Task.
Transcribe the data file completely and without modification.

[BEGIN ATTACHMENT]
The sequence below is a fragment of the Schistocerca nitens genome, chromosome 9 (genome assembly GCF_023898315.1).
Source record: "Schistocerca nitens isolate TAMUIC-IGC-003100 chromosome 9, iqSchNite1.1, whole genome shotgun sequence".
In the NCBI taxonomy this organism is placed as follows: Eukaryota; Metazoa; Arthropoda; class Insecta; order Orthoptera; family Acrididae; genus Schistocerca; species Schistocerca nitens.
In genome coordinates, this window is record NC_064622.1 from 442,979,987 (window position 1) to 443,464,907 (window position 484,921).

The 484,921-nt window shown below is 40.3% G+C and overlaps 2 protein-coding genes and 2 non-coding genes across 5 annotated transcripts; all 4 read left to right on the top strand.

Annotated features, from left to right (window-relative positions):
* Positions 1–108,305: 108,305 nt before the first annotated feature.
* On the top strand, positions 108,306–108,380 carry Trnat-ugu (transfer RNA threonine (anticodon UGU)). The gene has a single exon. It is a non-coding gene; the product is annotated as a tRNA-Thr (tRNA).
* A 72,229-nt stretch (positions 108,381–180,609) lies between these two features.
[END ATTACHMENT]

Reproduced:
The sequence below is a fragment of the Schistocerca nitens genome, chromosome 9 (genome assembly GCF_023898315.1).
Source record: "Schistocerca nitens isolate TAMUIC-IGC-003100 chromosome 9, iqSchNite1.1, whole genome shotgun sequence".
In the NCBI taxonomy this organism is placed as follows: Eukaryota; Metazoa; Arthropoda; class Insecta; order Orthoptera; family Acrididae; genus Schistocerca; species Schistocerca nitens.
In genome coordinates, this window is record NC_064622.1 from 442,979,987 (window position 1) to 443,464,907 (window position 484,921).

The 484,921-nt window shown below is 40.3% G+C and overlaps 2 protein-coding genes and 2 non-coding genes across 5 annotated transcripts; all 4 read left to right on the top strand.

Annotated features, from left to right (window-relative positions):
* Positions 1–108,305: 108,305 nt before the first annotated feature.
* On the top strand, positions 108,306–108,380 carry Trnat-ugu (transfer RNA threonine (anticodon UGU)). The gene has a single exon. It is a non-coding gene; the product is annotated as a tRNA-Thr (tRNA).
* A 72,229-nt stretch (positions 108,381–180,609) lies between these two features.